# flic: FLIC - Firth's logistic regression with intercept correction In logistf: Firth's Bias-Reduced Logistic Regression

## Description

flic implements Firth's bias-reduced penalized-likelihood logistic regression with intercept correction.

## Usage

  1 2 3 4 5 6 7 8 9 10 11 12 13 14 15 16 17 flic(...) ## Default S3 method: flic( formula, data, model = TRUE, control, modcontrol, weights, offset, na.action, ... ) ## S3 method for class 'logistf' flic(lfobject, model = TRUE, ...) 

## Arguments

 ... Further arguments passed to the method or logistf-call. formula A formula object, with the response on the left of the operator, and the model terms on the right. The response must be a vector with 0 and 1 or FALSE and TRUE for the outcome, where the higher value (1 or TRUE) is modeled. data If using with formula, a data frame containing the variables in the model. model If TRUE the corresponding components of the fit are returned. control Controls iteration parameter. Taken from logistf-object when specified. Otherwise default is control= logistf.control(). modcontrol Controls additional parameter for fitting. Taken from logistf-object when specified. Otherwise default is logistf.mod.control(). weights specifies case weights. Each line of the input data set is multiplied by the corresponding element of weights offset a priori known component to be included in the linear predictor na.action a function which indicates what should happen when the data contain NAs lfobject A fitted logistf object.

## Details

FLIC is a simple modification of Firth's logistic regression which provides average predicted probabilities equal to the observed proportion of events, while preserving the ability to deal with separation.

In general the average predicted probability in Firth's logistic regression is not equal to the observed proportion of events. Because the determinant of the Fisher-Information matrix is maximized for π_i = \frac{1}{2} it is concluded that Firth's penalization tends to push the predicted probabilities towards one-half compared with ML-estimation. FLIC first applies Firth's logistic regression and then corrects the intercept such that the predicted probabilities become unbiased while keeping all other coefficients constant. The following generic methods are available for flic's output object: print, summary, coef, confint, anova, extractAIC, add1, drop1, profile, terms, nobs, predict. Furthermore, forward and backward functions perform convenient variable selection. Note that anova, extractAIC, add1, drop1, forward and backward are based on penalized likelihood ratio tests.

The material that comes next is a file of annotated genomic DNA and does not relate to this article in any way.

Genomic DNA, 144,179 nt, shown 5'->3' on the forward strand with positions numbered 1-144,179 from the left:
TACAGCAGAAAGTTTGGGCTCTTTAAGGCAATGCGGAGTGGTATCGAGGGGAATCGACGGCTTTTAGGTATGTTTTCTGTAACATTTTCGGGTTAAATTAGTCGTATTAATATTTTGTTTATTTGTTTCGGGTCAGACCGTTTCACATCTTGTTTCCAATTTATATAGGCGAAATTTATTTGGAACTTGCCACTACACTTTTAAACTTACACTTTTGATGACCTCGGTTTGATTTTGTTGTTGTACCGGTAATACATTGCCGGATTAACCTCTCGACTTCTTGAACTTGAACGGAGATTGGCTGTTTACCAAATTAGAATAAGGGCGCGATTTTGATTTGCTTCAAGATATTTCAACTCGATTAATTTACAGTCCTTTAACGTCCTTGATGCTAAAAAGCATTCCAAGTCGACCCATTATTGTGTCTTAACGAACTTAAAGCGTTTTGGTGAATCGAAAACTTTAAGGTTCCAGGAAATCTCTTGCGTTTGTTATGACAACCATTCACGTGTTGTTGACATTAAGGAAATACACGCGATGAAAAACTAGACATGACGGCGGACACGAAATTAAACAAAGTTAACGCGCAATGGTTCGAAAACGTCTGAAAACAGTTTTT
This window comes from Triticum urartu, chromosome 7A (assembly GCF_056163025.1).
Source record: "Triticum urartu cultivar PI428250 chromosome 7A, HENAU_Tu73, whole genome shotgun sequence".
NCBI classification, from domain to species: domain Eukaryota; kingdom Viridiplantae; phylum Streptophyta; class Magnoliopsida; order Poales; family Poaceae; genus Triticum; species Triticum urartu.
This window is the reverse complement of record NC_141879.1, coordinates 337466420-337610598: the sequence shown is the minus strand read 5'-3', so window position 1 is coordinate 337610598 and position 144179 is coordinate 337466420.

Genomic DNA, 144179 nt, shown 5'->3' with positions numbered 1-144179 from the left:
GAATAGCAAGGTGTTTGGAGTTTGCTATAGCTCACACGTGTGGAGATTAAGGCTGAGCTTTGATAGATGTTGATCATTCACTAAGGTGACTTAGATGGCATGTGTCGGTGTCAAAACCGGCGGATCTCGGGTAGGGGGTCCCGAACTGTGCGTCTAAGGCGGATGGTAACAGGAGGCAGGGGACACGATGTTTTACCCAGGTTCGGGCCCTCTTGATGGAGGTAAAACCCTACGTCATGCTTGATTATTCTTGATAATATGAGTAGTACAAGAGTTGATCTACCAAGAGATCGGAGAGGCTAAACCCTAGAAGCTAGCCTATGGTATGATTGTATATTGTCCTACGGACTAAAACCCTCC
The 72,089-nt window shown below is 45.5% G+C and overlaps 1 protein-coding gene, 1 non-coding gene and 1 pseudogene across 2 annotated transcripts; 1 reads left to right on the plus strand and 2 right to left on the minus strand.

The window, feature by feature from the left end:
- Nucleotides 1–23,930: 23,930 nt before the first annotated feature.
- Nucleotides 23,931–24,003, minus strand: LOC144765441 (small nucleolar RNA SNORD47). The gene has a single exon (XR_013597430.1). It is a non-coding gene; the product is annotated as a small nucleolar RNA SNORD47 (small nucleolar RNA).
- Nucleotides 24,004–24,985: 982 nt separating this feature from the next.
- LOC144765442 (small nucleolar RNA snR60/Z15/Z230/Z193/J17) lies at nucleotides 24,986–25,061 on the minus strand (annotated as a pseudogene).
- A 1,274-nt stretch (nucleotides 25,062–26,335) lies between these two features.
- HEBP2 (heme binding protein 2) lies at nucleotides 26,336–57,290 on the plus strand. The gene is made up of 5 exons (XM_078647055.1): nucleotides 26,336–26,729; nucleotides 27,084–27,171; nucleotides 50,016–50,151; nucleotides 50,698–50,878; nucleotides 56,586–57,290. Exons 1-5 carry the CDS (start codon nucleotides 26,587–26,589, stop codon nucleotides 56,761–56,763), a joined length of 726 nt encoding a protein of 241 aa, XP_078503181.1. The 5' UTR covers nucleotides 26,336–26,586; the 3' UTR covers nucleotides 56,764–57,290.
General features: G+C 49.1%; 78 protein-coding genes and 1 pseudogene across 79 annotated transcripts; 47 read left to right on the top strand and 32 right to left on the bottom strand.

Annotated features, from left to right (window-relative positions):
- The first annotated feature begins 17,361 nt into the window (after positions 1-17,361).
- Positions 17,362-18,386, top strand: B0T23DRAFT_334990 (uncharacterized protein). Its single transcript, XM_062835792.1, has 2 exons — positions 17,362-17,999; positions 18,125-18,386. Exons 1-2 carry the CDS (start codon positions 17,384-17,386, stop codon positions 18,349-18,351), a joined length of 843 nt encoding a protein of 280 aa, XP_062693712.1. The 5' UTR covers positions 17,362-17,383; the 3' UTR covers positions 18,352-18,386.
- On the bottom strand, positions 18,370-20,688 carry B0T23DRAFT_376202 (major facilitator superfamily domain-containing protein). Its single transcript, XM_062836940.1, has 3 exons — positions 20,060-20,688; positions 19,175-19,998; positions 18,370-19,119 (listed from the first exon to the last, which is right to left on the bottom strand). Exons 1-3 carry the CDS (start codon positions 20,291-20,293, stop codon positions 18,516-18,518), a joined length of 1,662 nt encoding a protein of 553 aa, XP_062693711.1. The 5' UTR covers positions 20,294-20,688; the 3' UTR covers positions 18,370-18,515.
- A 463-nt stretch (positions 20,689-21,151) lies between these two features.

## Value

A flic object with components:

 coefficients The coefficients of the parameter in the fitted model. predict A vector with the predicted probability of each observation. linear.predictors A vector with the linear predictor of each observation. var The variance-covariance-matrix of the parameters. prob The p-values of the specific parameters. ci.lower The lower confidence limits of the parameter. ci.upper The upper confidence limits of the parameter. call The call object. alpha The significance level: 0.95. method depending on the fitting method 'Penalized ML' or Standard ML'.} \item{method.ci}{the method in calculating the confidence intervals, i.e. profile likelihood' or ‘Wald’, depending on the argument pl and plconf. df The number of degrees of freedom in the model. loglik A vector of the (penalized) log-likelihood of the restricted and the full models. n The number of observations. formula The formula object. control a copy of the control parameters. modcontrol a copy of the modcontrol parameters. terms the model terms (column names of design matrix). model if requested (the default), the model frame used.

## Methods (by class)

• default: With formula and data

• logistf: With logistf object

## References

Puhr R, Heinze G, Nold M, Lusa L, Geroldinger A (2017). Firth's logistic regression with rare events: accurate effect estimates and predictions? Statistics in Medicine 36: 2302-2317.

logistf for Firth's bias-Reduced penalized-likelihood logistic regression.
 1 2 3 4 5 6 7 #With formula and data: data(sex2) flic(case ~ age + oc + vic + vicl + vis + dia, sex2) #With a logistf object: lf <- logistf(formula = case ~ age + oc + vic + vicl + vis + dia, data = sex2) flic(lf)